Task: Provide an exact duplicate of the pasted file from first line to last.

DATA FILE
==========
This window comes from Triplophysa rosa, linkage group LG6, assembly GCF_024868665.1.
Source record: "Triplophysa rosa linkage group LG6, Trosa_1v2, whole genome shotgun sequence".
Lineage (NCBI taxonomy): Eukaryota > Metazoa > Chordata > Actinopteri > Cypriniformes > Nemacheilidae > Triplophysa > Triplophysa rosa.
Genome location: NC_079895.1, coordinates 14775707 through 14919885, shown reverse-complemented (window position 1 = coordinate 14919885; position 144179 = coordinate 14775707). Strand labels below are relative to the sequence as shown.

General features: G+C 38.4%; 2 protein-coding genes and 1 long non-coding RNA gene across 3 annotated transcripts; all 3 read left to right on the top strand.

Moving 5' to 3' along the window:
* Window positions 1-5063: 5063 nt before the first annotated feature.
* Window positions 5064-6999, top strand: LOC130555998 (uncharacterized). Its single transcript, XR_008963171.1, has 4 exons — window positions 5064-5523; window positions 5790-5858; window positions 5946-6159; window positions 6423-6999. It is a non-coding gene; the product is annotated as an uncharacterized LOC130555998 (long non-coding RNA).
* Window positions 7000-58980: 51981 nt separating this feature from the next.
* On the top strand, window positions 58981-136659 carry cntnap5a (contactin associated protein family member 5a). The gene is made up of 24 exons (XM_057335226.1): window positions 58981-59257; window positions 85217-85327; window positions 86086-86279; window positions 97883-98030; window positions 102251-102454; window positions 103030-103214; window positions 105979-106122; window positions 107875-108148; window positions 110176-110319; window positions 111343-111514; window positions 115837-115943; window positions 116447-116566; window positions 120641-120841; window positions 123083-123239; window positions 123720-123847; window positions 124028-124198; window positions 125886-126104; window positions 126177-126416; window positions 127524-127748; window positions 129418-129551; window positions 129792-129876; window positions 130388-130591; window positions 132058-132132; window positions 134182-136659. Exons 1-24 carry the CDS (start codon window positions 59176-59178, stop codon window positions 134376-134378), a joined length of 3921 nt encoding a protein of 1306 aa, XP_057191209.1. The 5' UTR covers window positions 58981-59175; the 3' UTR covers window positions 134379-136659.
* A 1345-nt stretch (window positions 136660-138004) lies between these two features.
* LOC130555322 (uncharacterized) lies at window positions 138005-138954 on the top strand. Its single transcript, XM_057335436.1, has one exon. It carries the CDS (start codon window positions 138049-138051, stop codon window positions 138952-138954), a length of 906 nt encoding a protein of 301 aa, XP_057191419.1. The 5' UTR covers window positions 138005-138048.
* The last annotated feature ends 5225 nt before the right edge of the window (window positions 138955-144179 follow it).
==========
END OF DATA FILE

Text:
This window comes from Triplophysa rosa, linkage group LG6, assembly GCF_024868665.1.
Source record: "Triplophysa rosa linkage group LG6, Trosa_1v2, whole genome shotgun sequence".
Lineage (NCBI taxonomy): Eukaryota > Metazoa > Chordata > Actinopteri > Cypriniformes > Nemacheilidae > Triplophysa > Triplophysa rosa.
Genome location: NC_079895.1, coordinates 14775707 through 14919885, shown reverse-complemented (window position 1 = coordinate 14919885; position 144179 = coordinate 14775707). Strand labels below are relative to the sequence as shown.

General features: G+C 38.4%; 2 protein-coding genes and 1 long non-coding RNA gene across 3 annotated transcripts; all 3 read left to right on the top strand.

Moving 5' to 3' along the window:
* Window positions 1-5063: 5063 nt before the first annotated feature.
* Window positions 5064-6999, top strand: LOC130555998 (uncharacterized). Its single transcript, XR_008963171.1, has 4 exons — window positions 5064-5523; window positions 5790-5858; window positions 5946-6159; window positions 6423-6999. It is a non-coding gene; the product is annotated as an uncharacterized LOC130555998 (long non-coding RNA).
* Window positions 7000-58980: 51981 nt separating this feature from the next.
* On the top strand, window positions 58981-136659 carry cntnap5a (contactin associated protein family member 5a). The gene is made up of 24 exons (XM_057335226.1): window positions 58981-59257; window positions 85217-85327; window positions 86086-86279; window positions 97883-98030; window positions 102251-102454; window positions 103030-103214; window positions 105979-106122; window positions 107875-108148; window positions 110176-110319; window positions 111343-111514; window positions 115837-115943; window positions 116447-116566; window positions 120641-120841; window positions 123083-123239; window positions 123720-123847; window positions 124028-124198; window positions 125886-126104; window positions 126177-126416; window positions 127524-127748; window positions 129418-129551; window positions 129792-129876; window positions 130388-130591; window positions 132058-132132; window positions 134182-136659. Exons 1-24 carry the CDS (start codon window positions 59176-59178, stop codon window positions 134376-134378), a joined length of 3921 nt encoding a protein of 1306 aa, XP_057191209.1. The 5' UTR covers window positions 58981-59175; the 3' UTR covers window positions 134379-136659.
* A 1345-nt stretch (window positions 136660-138004) lies between these two features.
* LOC130555322 (uncharacterized) lies at window positions 138005-138954 on the top strand. Its single transcript, XM_057335436.1, has one exon. It carries the CDS (start codon window positions 138049-138051, stop codon window positions 138952-138954), a length of 906 nt encoding a protein of 301 aa, XP_057191419.1. The 5' UTR covers window positions 138005-138048.
* The last annotated feature ends 5225 nt before the right edge of the window (window positions 138955-144179 follow it).